With any rapidly expanding technology like cloud, trends come and go. This year is no different, with new trends emerging as businesses learn (often from their own mistakes) what works best for them, while the cost of the underlying technology continues to decrease as cloud adoption skyrockets.
New heights for the hybrid cloud
Since industry-leading enterprises began adopting hybrid cloud solutions in 2022, we expect the trend to hit new heights in 2023. Here are the core elements of the hybrid cloud that explain why:
The inherent agility of a hybrid cloud makes it ideal for these uncertain times. It allows for easily scalable storage to meet fluctuating demands and frees users of single-vendor lock-ins. It will also let IT run their sensitive workloads through an on-site cloud and their less crucial ones on a public cloud service if needed.
• Cost management
Budgets are tightening. But with the hybrid cloud agility, IT can run workloads in whichever environment – public or private – is most cost-effective.
To cope with demand spikes and troughs, capacity can easily be scaled up and down through the public cloud.
• Data sovereignty
Data sovereignty means that digital data is subject to the laws of the country in which it is processed. This means that it matters greatly where data is stored and where the cloud solution vendors are headquartered. Hybrid cloud ‘solves’ this as it lets you store sensitive data on-site while still benefiting from the flexibility of the public cloud for less sensitive processes. In other words, it can save the organisation from a whole host of legal issues.
Conclusion? The instability of the world is the apparent driving force behind the current need for flexible solutions that can be scaled easily – and that’s exactly what the hybrid cloud is. That is why it will continue to be a massive focus for CIOs in 2023.
The rise of multi-cloud environments
2023 will be for multi-cloud what 2022 was for the hybrid. The advantage of diversifying services across various cloud vendors is a tactic known as ‘the multi-cloud approach’ – and it offers numerous benefits in today’s socio-economic climate. Again, the more unstable the economy, the more organisations will lean into diversification and flexibility. Here are the functions of multi-cloud which explain why it’ll be trending this year.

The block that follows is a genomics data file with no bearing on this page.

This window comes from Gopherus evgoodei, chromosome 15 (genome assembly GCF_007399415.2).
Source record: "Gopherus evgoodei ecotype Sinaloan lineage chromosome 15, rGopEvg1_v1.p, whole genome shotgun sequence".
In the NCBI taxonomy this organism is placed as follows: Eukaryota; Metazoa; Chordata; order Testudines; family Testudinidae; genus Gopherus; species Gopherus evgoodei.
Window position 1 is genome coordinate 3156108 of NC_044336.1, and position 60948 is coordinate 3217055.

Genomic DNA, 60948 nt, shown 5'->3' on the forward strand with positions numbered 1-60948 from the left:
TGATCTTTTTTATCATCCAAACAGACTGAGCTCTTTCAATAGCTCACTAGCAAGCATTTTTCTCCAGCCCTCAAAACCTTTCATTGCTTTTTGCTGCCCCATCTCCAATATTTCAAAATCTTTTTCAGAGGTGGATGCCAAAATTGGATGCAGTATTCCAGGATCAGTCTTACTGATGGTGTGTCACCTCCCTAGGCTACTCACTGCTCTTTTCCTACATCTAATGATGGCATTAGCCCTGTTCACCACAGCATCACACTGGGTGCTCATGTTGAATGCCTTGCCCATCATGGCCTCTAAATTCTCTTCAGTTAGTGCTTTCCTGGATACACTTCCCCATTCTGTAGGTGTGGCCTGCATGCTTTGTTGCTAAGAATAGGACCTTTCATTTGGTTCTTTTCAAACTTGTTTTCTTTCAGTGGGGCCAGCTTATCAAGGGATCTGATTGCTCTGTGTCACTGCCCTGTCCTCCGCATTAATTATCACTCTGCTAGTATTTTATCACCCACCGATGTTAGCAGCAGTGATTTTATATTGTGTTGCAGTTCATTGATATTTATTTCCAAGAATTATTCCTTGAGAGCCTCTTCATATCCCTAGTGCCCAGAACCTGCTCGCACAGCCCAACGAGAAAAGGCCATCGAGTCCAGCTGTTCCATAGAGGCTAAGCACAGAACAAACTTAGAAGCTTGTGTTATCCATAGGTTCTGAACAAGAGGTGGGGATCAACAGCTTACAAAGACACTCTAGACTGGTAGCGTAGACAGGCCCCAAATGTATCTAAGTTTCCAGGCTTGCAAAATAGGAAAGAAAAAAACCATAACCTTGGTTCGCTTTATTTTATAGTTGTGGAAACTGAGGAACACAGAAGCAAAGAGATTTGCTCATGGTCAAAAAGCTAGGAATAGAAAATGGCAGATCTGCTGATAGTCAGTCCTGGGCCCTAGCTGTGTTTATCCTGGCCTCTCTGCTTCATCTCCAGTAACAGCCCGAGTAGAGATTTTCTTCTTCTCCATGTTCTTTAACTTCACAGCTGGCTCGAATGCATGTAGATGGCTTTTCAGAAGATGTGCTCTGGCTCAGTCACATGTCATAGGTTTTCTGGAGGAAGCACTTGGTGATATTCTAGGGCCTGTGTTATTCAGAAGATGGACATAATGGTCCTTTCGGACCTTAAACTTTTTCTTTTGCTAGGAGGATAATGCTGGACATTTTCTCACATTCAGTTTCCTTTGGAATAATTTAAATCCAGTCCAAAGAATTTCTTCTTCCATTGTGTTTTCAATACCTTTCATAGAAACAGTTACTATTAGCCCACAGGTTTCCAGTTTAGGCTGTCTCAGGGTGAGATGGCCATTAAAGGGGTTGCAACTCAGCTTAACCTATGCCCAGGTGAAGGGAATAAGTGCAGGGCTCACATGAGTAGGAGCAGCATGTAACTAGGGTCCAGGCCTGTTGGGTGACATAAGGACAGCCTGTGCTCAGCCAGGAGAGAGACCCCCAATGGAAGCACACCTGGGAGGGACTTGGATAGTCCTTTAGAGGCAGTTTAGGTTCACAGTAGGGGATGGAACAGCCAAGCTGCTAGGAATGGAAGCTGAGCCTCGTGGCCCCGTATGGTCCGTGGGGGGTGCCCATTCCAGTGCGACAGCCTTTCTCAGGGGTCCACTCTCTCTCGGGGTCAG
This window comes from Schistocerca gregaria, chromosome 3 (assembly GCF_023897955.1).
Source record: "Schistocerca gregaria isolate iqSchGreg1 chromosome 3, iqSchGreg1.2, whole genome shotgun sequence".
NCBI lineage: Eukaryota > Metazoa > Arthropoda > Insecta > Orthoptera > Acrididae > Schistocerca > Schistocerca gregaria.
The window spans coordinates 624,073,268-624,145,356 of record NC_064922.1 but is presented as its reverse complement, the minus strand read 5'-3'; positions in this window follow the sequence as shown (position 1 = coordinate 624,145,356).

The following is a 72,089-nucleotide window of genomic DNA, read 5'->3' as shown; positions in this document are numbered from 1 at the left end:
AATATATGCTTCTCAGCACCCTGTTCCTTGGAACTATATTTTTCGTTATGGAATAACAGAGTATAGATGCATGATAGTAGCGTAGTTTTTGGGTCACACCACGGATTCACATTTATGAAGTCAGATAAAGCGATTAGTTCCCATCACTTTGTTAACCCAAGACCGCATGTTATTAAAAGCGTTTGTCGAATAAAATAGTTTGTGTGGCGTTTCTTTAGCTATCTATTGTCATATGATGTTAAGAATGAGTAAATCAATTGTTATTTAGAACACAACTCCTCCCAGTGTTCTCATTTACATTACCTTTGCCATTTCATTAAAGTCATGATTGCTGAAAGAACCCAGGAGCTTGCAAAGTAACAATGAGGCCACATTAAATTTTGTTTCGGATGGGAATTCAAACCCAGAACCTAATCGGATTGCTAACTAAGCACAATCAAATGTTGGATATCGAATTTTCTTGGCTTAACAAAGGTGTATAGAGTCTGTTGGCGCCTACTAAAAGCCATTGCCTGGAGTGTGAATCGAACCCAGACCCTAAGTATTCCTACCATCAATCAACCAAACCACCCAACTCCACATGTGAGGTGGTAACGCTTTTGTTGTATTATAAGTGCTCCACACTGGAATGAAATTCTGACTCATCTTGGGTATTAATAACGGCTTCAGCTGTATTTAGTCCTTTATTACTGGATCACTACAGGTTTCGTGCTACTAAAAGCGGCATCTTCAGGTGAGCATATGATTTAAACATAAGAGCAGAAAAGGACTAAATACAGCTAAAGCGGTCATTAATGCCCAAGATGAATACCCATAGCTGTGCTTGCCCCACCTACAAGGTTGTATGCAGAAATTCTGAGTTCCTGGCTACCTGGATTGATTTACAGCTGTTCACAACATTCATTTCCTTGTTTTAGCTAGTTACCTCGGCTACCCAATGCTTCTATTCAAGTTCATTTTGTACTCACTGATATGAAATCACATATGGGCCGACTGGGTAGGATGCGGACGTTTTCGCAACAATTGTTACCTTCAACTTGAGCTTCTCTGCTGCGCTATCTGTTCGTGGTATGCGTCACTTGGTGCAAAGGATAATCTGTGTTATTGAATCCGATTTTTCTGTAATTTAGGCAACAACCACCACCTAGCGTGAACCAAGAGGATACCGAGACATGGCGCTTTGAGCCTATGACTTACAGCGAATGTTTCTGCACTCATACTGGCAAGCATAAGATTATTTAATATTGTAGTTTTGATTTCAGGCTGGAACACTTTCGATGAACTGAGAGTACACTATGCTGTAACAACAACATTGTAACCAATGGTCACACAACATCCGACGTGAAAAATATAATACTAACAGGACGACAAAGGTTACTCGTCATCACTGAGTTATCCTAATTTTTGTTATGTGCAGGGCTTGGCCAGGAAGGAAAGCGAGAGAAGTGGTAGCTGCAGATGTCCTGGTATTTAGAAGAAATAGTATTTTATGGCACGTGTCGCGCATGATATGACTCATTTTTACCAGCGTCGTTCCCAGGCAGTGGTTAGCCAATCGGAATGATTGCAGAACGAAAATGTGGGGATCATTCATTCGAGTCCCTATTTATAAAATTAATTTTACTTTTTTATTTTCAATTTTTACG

As we’ve learned by now, flexibility and customisation are strengths of the multi-cloud approach – and the most sought-after qualities in times of significant change. As there is no single cloud solution to match every need, at least not to a high standard, multi-cloud is an obvious trend for 2023.
With the workforce scattered, multi-cloud solves the issue of poor response time for cloud users located outside of ideal range. Regional cloud providers operating closer to where the users are can host specific workflows, letting organisations maintain availability and meet data law requirements.
• Shadow IT
Independently deployed hardware and software can grow to a point where they need more oversight. This is especially likely considering the rapid growth of IoT and digital solutions. When they do, shadow IT can just be aggregated into the existing network.
Multi-cloud backup allows for a highly scalable backup for data, workflows, and systems in case your central cloud goes dark. A backup is essential as organisations face the energy crises and the highest-ever threat of cyber attacks.
A multi-cloud infrastructure enables easy porting to new platforms, safeguarding organisations from risky strategies such as committing to a single cloud platform like Google Cloud, AWS, and Microsoft Azure. Again, the trend is flexibility and diversification.
Conclusion? Well, the hybrid cloud and the multi-cloud have their own individual strengths, but the simple reason they’ll both be trends for 2023 (and stay trends for years to come) is their inherent flexibility.
Continued growth of cloud-native applications
Can you guess the reason cloud-native software is so popular these days? It starts with an F and ends with lexibility. Because cloud-native software is broken into smaller microservices running within containers, it can scale easily, be updated without downtime, and takes minimal computing resources to operate. Ipso facto, flexibility. Here are some of the other benefits that’ll see them trending this year.
Cloud-native solutions benefit from functions such as DevOps and automation, better known as continuous delivery (CD). The advent of cloud-native is having a similar effect to that of the first modern factories when efficiency skyrocketed because manual labour was outsourced to robots and machines. Which is crucial now that budgets are tightening.
Again, budgets are shrinking. But the cloud-native approach means organisations don’t need to invest in and maintain expensive on-premises infrastructure, which in turn allows for better margins.
• Availability and resilience
The two opposites of today’s market. Cloud-native applications are far more available and resilient. They can stay online during updates and can scale up and down depending on demand.
Conclusion? We could’ve saved you a lot of reading time by simply saying, ‘cloud solutions will trend this year because they’re flexible, automatic, efficient, and scalable which fits perfectly with an unstable economy.’ But where’s the fun in that? Also, we hope it’s been valuable to peek behind the scenes and see why these three solutions are growing so fast – and why they’ll be top trends in 2023 and beyond.